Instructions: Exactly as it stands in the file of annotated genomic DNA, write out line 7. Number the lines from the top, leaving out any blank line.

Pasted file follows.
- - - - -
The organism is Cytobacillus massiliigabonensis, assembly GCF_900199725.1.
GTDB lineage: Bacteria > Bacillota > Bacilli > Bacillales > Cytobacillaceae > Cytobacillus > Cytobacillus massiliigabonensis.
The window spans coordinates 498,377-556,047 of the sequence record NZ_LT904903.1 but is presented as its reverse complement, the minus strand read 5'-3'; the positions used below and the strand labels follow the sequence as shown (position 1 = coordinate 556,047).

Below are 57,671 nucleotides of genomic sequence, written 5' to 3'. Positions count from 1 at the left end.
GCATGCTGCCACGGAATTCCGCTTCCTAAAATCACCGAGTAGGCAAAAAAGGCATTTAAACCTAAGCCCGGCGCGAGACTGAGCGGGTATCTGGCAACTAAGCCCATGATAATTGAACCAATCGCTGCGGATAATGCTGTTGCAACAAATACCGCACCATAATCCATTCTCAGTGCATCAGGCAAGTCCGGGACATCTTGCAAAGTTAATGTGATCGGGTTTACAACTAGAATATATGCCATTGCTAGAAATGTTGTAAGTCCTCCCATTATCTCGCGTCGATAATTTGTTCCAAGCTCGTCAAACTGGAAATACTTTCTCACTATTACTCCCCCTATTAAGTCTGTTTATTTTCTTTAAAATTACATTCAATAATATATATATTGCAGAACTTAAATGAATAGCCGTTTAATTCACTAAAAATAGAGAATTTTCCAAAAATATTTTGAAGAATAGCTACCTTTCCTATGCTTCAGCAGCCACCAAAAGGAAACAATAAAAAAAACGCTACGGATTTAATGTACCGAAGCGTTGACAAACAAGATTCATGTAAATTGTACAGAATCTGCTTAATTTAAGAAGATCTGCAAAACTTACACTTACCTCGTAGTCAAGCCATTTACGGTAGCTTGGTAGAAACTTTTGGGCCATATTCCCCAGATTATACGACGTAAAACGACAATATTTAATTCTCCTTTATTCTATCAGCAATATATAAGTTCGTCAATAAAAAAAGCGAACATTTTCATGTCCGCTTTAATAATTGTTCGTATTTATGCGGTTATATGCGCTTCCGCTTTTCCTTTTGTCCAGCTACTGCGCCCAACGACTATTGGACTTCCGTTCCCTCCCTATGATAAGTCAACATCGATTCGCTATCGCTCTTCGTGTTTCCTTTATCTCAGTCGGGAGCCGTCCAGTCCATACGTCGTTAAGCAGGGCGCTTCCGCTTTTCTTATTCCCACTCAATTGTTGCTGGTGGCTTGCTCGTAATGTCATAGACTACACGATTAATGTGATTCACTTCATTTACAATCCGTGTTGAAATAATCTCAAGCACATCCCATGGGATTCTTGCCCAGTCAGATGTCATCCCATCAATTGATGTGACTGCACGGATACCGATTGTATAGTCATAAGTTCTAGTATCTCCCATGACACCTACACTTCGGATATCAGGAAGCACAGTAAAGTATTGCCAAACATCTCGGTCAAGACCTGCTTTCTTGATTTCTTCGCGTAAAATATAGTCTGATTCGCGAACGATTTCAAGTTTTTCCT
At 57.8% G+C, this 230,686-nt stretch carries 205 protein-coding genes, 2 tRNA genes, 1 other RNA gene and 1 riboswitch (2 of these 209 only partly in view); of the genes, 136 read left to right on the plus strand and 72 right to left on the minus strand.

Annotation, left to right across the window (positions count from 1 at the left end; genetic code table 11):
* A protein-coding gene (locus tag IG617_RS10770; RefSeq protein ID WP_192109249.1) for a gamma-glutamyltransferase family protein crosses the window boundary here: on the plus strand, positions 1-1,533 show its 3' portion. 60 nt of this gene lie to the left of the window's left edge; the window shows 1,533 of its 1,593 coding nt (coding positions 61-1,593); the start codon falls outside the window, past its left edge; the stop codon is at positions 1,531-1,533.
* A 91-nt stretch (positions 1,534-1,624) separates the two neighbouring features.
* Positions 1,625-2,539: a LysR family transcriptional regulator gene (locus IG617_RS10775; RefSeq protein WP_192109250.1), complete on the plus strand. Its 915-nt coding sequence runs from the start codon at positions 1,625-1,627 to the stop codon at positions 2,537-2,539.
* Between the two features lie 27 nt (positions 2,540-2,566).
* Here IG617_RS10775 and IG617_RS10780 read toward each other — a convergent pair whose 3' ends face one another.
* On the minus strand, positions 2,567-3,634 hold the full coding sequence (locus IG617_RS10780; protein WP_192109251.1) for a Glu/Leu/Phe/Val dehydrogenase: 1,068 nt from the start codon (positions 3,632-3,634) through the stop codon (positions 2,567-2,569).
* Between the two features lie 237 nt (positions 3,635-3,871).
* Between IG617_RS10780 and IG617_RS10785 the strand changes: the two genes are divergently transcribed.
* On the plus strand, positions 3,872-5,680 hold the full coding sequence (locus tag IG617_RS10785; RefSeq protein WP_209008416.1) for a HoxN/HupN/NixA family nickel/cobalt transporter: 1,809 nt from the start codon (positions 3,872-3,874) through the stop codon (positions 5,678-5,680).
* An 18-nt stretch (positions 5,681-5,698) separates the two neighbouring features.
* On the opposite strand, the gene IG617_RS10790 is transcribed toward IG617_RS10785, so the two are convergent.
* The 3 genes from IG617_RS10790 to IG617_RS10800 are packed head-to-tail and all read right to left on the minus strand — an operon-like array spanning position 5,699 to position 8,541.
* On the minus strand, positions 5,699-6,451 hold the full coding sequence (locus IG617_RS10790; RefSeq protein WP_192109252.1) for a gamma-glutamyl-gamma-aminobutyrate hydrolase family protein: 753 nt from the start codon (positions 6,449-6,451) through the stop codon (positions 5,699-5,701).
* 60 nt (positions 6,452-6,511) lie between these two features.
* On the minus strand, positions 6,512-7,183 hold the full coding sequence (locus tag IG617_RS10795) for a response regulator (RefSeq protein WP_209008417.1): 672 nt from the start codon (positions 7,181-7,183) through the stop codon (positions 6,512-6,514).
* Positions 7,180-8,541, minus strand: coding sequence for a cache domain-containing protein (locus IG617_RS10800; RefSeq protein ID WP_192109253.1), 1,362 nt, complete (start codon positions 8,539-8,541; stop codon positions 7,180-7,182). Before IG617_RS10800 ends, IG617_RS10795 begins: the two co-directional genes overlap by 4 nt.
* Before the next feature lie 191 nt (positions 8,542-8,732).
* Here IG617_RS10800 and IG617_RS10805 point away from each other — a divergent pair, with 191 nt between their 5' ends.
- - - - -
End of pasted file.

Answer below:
Annotation, left to right across the window (positions count from 1 at the left end; genetic code table 11):